Oliver ended up in South Park, which he calls “one of the last great communities in the city...its own little bubble of sanctity,” and playing guitar with Spirit Photography and Christmas Island.

How did Volar Records come about?

“In 2009, with Spirit Photography, I wanted to split a seven-inch with Sharp Ends but couldn’t figure out who I could get to put it out. When someone suggested doing a record label, my ex-girlfriend and I ran with it. There were some newer bands we wanted to work with. Beaters and Ale Mania were unleashing their first songs after the demise of the Sess. I loved the new stuff, and they’re friends, so it became a matter of starting collectively. It’s been more curatorial than anything, like having another place for artists to share their work. It’s been a slow process. I wasn’t really aware where it could go at first.”

What’s Volar named for?

“In English it’s a term for the palmar region of the hand. In Spanish it’s a verb that means different things — to fly, to disappear, to blow up or demolish, to be blown away by. My ex-girlfriend came up with it. We liked the idea of holding something in your hand that could be destructive or take flight.”

Why the ferocious cat logo?

“My cat Anton’s face eventually became the logo.”

With several recent releases (Black Orphan, Audacity, Stalins of Sound, Cold Pumas, Under the Covers Vol. 2, and another compilation) and more upcoming, do you ever feel like you’re in over your head?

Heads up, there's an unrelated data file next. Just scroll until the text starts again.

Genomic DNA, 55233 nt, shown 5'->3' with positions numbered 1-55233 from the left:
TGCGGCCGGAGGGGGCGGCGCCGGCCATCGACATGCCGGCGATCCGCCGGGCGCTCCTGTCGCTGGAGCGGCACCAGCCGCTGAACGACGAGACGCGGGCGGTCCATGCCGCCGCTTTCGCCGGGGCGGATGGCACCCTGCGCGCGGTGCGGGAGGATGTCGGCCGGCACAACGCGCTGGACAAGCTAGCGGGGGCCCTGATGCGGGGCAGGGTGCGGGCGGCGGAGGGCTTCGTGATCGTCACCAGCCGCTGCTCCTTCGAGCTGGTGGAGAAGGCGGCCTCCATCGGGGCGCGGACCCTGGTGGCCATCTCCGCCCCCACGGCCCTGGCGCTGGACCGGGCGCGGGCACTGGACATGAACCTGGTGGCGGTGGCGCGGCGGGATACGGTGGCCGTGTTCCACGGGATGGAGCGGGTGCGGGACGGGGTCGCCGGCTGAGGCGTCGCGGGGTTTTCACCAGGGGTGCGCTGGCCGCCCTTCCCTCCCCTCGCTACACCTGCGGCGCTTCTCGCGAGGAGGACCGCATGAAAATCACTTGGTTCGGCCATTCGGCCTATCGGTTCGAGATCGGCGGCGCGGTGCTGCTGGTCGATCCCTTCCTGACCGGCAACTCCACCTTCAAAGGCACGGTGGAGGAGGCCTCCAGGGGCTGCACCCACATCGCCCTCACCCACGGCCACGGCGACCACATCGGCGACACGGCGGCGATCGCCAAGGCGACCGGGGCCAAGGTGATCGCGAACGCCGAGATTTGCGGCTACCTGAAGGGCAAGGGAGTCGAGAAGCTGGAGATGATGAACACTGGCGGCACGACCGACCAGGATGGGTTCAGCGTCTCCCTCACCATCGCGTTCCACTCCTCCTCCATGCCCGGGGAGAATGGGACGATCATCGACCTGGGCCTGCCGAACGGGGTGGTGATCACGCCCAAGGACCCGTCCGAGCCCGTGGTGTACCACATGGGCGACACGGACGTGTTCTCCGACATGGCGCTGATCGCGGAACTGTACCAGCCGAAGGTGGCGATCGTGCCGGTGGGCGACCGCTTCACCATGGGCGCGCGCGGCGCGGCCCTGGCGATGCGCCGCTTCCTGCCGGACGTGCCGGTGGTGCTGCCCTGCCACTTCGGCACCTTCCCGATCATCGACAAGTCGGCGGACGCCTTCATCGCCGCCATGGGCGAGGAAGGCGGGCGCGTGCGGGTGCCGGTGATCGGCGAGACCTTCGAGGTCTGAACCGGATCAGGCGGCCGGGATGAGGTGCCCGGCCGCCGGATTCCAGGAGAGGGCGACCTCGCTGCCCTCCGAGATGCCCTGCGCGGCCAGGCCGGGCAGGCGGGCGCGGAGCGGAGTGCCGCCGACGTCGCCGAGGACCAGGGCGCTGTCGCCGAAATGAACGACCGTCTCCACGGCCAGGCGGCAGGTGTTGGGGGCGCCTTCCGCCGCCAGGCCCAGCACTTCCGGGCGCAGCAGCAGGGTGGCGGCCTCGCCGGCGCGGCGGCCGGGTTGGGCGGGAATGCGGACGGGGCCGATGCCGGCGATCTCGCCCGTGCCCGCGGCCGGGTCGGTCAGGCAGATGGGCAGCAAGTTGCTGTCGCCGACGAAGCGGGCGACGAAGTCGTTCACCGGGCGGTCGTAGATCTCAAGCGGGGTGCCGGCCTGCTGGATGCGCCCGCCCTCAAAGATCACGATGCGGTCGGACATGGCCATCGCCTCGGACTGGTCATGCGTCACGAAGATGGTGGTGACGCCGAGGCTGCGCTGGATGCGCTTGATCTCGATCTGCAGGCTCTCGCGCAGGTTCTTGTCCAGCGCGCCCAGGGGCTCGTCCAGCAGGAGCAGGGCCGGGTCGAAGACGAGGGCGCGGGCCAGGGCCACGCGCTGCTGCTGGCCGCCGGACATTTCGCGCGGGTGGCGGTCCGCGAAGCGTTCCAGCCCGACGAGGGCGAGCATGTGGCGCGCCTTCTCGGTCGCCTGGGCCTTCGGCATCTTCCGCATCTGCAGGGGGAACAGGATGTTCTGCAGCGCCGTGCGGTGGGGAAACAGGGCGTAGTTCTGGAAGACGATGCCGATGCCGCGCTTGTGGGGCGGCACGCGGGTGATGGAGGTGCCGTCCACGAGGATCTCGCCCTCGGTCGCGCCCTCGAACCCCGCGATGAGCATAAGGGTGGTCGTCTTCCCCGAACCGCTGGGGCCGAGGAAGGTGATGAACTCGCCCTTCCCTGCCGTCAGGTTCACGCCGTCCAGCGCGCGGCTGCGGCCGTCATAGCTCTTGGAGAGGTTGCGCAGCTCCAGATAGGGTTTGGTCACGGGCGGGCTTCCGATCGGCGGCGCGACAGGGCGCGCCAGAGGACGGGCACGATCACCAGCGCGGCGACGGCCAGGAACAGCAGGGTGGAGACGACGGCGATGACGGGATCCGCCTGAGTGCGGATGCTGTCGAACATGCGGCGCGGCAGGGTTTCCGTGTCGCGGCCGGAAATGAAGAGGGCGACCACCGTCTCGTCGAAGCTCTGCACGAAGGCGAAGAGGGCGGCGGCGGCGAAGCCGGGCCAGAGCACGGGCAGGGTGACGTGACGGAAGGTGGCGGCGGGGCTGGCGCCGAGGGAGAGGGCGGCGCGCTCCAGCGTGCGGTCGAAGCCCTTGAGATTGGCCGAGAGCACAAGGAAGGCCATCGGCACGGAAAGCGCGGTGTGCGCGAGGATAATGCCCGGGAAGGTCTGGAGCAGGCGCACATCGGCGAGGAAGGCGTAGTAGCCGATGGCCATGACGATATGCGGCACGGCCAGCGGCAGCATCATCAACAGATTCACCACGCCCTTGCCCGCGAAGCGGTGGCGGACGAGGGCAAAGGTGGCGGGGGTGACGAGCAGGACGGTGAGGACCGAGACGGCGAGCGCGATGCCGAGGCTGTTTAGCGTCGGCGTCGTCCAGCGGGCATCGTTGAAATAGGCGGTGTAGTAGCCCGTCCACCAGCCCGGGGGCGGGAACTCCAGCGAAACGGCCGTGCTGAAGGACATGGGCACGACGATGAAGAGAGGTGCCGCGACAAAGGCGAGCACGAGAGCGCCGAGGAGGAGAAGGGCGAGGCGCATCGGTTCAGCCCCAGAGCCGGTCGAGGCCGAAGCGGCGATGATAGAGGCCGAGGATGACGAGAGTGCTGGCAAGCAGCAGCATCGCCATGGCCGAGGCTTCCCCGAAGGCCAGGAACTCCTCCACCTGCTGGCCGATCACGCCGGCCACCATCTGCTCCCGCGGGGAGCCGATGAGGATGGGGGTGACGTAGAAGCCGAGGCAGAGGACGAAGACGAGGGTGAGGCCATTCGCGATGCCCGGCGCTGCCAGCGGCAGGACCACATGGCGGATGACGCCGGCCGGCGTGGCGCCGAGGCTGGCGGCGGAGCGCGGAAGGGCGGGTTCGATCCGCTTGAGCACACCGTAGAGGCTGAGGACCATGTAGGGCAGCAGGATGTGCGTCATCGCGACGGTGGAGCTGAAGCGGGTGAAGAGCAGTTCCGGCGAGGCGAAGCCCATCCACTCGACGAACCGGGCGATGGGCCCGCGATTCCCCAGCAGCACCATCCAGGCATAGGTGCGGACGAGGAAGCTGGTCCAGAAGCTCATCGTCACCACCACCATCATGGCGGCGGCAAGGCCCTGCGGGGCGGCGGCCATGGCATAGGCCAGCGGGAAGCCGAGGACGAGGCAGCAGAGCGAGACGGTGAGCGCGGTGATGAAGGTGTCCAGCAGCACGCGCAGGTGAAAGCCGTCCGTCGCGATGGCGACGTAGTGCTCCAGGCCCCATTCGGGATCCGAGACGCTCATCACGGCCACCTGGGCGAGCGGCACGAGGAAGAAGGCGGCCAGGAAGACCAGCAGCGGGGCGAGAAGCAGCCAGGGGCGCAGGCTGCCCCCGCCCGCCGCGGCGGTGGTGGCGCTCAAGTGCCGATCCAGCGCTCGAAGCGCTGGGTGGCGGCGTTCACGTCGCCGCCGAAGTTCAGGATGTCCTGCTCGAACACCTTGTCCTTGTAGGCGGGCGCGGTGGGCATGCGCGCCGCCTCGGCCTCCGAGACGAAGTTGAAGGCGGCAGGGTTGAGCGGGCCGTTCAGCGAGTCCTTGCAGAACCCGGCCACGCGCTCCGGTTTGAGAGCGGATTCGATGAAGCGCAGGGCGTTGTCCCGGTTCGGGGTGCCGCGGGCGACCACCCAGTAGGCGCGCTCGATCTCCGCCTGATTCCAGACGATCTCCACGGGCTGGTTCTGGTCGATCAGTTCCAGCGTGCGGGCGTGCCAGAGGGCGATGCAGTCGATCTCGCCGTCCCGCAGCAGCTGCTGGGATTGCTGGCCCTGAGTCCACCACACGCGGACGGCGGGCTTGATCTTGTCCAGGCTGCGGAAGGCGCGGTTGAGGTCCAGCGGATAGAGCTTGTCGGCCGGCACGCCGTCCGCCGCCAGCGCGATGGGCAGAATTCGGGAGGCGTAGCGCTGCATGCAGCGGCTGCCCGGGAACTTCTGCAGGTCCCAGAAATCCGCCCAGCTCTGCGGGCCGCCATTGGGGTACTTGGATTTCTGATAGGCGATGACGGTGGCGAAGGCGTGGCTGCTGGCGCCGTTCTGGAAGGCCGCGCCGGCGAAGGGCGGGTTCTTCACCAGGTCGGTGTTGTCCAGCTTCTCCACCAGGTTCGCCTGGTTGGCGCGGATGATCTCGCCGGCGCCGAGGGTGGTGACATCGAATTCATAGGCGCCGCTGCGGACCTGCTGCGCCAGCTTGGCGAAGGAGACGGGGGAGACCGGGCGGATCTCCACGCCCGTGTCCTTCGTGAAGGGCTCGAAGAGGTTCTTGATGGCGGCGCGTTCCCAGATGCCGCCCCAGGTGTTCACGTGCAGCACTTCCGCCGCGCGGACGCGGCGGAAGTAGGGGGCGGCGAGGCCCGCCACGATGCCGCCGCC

“Of course — all the time. The Under the Covers and Ale Mania LPs are the biggest projects I’ve tackled. It’s another case of trying to stay on top of everything after the initial, ‘Hey, I love you guys, let’s do a record!’ excitement. Then the work comes in, and there can end up being more involved than I initially thought. With the Ale Mania LP on its way out, the band and I are constantly having to figure out the best way to go about promotion and touring and everything. There’s a different set of expectations, depending on who I’m working with, so I have to adjust accordingly.

“Despite the time, energy, and money I’ve put into the label, I only recently learned to accept it as real, with responsibilities. A lot of people come to depend on you, so juggling it all — the communication and deadlines and making sure I can work enough at my job to pay for everything — can make my head spin.”

As Oliver catalogs the minutiae of wrestling with record plants, graphic design, social networks, and Bandcamp, I’m glazing over. Poking through his lists are the words “fun and exhausting,” which have the authentic ring of the fan-as-rocker-as-fan ethos coloring a recent high:

“I kinda know Keith Morris, and he just wrote to give me Peter Case’s email because I guess Pete was asking for a copy of Under the Covers. Paul Collins wrote to me as well, to see about getting copies. And that’s a little surreal, dealing with these punk legends.”

The Ale Mania record-release party will be at Soda Bar on March 5, with Stalins of Sound and Mrs. Magician. ■